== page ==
Why debunking coronavirus conspiracy theories might be counterproductive

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Credit: Daniel Leal-Olivas/AFP

Was it a bioweapon from a virology institute? Had it been known before and already patented? Could homeopathic remedies help? All of these ideas about the headline-making novel coronavirus disease—now officially called COVID-19—are blatantly false. As with any recent outbreak, from Zika to Ebola, untruths and conspiracy theories spread as quickly as the pathogen itself.

An emerging line of research exploring what might be called misinformation studies is trying to understand how and why fake beliefs arise during public health crises.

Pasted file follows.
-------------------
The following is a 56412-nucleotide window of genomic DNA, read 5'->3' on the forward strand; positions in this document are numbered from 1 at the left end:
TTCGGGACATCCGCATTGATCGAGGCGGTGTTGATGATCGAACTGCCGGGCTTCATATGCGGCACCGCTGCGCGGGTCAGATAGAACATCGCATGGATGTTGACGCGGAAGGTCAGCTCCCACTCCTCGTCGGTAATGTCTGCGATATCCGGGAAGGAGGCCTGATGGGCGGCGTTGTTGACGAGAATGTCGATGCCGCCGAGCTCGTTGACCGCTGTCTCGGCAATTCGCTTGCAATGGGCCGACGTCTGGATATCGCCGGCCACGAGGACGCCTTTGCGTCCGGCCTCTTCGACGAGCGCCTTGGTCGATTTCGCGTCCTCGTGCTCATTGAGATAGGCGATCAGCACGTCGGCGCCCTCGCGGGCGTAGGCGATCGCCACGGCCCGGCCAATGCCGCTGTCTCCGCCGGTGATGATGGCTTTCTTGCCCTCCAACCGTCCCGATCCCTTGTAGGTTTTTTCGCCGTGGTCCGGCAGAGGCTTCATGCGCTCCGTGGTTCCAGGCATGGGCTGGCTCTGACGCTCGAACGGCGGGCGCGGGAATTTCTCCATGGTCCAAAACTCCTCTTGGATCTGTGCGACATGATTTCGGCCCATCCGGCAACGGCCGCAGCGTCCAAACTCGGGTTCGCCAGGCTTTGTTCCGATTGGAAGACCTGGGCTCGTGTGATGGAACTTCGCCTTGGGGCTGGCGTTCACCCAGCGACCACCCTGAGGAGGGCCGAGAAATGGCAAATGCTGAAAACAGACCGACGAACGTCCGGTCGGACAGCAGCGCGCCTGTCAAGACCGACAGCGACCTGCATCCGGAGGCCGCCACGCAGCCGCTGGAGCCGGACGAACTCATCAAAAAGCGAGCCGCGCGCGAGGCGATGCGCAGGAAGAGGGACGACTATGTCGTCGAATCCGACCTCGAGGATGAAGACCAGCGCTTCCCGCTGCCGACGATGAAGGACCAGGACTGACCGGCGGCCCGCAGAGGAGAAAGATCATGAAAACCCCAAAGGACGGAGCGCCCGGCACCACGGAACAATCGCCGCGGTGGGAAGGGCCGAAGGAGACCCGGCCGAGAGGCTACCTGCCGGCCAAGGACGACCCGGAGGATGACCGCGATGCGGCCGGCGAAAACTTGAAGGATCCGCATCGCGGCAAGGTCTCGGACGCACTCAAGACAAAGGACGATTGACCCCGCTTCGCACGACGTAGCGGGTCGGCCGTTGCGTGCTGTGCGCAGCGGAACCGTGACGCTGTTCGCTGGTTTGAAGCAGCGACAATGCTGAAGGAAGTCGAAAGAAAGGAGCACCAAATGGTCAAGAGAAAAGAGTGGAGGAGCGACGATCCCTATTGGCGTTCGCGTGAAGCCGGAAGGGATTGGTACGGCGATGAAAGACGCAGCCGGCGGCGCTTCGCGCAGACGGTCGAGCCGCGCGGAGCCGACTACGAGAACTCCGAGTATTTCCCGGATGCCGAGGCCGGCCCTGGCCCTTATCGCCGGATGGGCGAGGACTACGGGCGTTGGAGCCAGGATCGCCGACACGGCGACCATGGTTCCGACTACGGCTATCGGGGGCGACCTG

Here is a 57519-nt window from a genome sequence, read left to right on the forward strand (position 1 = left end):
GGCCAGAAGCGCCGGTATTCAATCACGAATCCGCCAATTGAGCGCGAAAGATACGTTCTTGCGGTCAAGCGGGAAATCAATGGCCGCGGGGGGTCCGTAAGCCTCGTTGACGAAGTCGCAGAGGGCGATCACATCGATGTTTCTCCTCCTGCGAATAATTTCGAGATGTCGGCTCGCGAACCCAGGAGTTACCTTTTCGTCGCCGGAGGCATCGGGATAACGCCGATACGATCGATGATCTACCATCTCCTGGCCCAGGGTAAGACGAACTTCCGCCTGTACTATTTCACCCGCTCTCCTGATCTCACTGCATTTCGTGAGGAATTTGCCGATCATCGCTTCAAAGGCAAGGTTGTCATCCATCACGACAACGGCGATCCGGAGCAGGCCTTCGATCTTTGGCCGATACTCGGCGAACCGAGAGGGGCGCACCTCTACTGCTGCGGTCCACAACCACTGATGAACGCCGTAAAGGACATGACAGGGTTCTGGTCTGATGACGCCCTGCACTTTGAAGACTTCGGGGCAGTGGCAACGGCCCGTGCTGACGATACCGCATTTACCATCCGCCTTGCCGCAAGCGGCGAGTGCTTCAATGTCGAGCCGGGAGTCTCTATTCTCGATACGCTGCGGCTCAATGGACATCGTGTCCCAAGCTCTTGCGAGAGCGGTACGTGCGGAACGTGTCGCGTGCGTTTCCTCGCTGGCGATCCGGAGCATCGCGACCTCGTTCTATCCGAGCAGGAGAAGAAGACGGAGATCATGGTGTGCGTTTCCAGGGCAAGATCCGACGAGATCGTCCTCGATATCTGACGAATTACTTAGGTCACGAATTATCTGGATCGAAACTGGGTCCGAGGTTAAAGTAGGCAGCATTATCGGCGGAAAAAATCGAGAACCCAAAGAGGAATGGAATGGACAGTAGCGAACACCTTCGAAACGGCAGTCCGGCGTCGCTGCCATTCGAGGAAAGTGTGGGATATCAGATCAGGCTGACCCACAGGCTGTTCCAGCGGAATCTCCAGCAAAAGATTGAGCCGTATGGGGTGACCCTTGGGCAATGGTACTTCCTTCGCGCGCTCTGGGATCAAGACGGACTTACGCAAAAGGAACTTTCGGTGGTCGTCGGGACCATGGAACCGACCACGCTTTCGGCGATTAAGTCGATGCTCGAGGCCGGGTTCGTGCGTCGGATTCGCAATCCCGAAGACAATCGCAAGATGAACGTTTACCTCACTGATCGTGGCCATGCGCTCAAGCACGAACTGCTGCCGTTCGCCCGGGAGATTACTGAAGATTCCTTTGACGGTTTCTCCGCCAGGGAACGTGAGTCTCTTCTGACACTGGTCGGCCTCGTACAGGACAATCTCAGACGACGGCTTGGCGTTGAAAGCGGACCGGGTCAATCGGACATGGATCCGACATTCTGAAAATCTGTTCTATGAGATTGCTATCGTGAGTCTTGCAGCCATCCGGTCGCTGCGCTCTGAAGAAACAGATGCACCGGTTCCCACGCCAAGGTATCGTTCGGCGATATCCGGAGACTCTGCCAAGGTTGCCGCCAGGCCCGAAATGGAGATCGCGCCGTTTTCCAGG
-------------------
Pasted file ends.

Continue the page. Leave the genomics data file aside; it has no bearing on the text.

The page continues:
Researchers at Dartmouth College, IE University in Spain and other institutions conducted social science experiments showing that attempts to counter false beliefs about the Zika virus with information from the World Health Organization were often counterproductive: the debunking failed to lower misperceptions and even reduced respondents’ confidence in accurate information about the epidemic of the pathogen. The study appeared in Science Advances on January 29.

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The researchers suggest that the reason debunking failed to work may relate to what is called the tainted truth effect: the act of warning the public that previously learned information is inaccurate can increase skepticism about other disease-related knowledge—even if it is correct.

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